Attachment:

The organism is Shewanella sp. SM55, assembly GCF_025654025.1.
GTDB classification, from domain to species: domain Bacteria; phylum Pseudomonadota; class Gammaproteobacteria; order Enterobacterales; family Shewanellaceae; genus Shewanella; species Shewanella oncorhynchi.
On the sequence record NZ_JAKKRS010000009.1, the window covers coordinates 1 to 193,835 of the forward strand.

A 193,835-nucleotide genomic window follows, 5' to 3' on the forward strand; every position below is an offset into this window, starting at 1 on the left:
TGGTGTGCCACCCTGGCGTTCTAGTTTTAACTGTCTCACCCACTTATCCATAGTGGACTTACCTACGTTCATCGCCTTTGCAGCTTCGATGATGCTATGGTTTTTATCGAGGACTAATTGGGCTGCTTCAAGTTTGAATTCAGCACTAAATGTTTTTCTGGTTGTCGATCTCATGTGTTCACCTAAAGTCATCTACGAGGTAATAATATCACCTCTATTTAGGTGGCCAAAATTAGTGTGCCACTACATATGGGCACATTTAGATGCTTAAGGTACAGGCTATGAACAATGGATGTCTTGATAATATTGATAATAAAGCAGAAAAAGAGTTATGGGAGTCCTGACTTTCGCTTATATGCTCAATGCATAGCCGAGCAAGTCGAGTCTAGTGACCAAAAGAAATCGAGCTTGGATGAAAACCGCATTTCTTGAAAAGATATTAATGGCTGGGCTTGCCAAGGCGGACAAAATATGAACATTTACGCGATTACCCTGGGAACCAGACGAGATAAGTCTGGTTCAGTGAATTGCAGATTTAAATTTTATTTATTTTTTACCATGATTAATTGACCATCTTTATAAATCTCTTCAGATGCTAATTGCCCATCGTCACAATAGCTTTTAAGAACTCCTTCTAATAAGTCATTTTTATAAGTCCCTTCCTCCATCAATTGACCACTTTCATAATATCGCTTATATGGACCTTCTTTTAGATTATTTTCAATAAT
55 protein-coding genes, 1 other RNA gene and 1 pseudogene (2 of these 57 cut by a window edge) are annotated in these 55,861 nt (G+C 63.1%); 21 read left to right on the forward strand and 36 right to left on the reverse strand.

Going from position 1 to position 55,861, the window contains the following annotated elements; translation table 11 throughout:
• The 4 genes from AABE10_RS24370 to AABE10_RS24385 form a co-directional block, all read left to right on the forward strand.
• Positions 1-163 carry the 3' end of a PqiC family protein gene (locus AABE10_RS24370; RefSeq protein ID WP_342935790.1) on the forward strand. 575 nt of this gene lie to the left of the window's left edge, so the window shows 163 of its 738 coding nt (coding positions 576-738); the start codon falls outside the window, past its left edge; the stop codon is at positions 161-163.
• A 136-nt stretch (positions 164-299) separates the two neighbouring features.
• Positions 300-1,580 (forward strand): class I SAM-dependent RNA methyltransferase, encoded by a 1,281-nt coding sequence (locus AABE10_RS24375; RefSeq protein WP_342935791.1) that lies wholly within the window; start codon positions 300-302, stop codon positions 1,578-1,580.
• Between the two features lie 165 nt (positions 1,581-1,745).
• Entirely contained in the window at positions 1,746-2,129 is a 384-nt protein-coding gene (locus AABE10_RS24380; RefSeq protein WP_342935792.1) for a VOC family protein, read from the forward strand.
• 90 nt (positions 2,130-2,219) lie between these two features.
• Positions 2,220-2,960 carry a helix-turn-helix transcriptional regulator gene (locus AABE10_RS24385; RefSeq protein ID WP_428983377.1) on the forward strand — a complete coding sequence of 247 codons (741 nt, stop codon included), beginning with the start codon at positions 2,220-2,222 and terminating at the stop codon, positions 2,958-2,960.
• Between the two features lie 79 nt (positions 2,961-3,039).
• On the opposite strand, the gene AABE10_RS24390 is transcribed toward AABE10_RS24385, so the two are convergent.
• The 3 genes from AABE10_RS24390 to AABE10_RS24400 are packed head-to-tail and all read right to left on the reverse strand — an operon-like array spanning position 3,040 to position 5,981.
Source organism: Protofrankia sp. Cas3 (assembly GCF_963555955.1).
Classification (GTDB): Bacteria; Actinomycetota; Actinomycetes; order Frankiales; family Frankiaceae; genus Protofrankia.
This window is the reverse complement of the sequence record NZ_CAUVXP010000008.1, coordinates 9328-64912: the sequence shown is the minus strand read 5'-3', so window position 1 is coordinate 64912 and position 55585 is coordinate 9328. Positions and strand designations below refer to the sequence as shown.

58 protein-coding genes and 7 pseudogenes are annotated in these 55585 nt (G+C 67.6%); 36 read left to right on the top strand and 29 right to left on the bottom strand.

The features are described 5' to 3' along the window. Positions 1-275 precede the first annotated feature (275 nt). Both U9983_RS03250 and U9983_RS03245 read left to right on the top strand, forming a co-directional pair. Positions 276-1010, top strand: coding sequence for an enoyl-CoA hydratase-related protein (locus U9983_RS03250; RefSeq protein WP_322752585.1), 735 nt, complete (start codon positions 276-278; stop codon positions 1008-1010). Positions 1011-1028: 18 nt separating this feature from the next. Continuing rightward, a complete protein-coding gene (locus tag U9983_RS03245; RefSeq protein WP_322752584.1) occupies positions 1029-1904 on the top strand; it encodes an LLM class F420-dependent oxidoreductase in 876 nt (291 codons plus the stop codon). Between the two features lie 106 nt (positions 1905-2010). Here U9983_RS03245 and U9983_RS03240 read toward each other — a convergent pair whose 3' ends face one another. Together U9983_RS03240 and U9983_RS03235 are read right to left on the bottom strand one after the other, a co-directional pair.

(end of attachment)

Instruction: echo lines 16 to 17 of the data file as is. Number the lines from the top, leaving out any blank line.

• Between the two features lie 79 nt (positions 2,961-3,039).
• On the opposite strand, the gene AABE10_RS24390 is transcribed toward AABE10_RS24385, so the two are convergent.